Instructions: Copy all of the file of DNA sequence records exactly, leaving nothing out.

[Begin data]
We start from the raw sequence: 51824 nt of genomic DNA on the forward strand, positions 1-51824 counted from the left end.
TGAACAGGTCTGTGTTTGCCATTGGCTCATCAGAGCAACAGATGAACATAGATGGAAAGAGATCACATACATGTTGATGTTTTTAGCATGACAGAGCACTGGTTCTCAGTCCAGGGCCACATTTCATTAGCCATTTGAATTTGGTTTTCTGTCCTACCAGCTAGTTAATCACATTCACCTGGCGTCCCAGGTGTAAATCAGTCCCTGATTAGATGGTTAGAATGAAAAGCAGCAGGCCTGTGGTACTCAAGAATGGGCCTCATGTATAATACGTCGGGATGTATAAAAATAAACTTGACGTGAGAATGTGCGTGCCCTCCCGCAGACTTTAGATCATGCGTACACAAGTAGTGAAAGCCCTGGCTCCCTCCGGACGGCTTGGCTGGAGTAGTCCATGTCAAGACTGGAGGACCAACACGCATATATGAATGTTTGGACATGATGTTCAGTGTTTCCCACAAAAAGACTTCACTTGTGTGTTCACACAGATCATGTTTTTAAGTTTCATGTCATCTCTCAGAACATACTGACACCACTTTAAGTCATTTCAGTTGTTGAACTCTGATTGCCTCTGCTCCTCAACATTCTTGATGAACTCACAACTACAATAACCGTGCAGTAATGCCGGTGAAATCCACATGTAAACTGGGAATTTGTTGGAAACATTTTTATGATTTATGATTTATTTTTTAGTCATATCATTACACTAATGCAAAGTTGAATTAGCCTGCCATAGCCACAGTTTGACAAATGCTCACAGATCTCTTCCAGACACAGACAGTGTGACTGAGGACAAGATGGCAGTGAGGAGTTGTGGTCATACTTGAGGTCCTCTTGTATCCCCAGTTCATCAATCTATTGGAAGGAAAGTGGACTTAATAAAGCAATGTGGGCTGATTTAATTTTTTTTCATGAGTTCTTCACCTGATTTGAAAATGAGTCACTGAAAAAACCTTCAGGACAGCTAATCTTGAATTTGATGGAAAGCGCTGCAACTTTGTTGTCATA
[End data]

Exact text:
We start from the raw sequence: 51824 nt of genomic DNA on the forward strand, positions 1-51824 counted from the left end.
TGAACAGGTCTGTGTTTGCCATTGGCTCATCAGAGCAACAGATGAACATAGATGGAAAGAGATCACATACATGTTGATGTTTTTAGCATGACAGAGCACTGGTTCTCAGTCCAGGGCCACATTTCATTAGCCATTTGAATTTGGTTTTCTGTCCTACCAGCTAGTTAATCACATTCACCTGGCGTCCCAGGTGTAAATCAGTCCCTGATTAGATGGTTAGAATGAAAAGCAGCAGGCCTGTGGTACTCAAGAATGGGCCTCATGTATAATACGTCGGGATGTATAAAAATAAACTTGACGTGAGAATGTGCGTGCCCTCCCGCAGACTTTAGATCATGCGTACACAAGTAGTGAAAGCCCTGGCTCCCTCCGGACGGCTTGGCTGGAGTAGTCCATGTCAAGACTGGAGGACCAACACGCATATATGAATGTTTGGACATGATGTTCAGTGTTTCCCACAAAAAGACTTCACTTGTGTGTTCACACAGATCATGTTTTTAAGTTTCATGTCATCTCTCAGAACATACTGACACCACTTTAAGTCATTTCAGTTGTTGAACTCTGATTGCCTCTGCTCCTCAACATTCTTGATGAACTCACAACTACAATAACCGTGCAGTAATGCCGGTGAAATCCACATGTAAACTGGGAATTTGTTGGAAACATTTTTATGATTTATGATTTATTTTTTAGTCATATCATTACACTAATGCAAAGTTGAATTAGCCTGCCATAGCCACAGTTTGACAAATGCTCACAGATCTCTTCCAGACACAGACAGTGTGACTGAGGACAAGATGGCAGTGAGGAGTTGTGGTCATACTTGAGGTCCTCTTGTATCCCCAGTTCATCAATCTATTGGAAGGAAAGTGGACTTAATAAAGCAATGTGGGCTGATTTAATTTTTTTTCATGAGTTCTTCACCTGATTTGAAAATGAGTCACTGAAAAAACCTTCAGGACAGCTAATCTTGAATTTGATGGAAAGCGCTGCAACTTTGTTGTCATA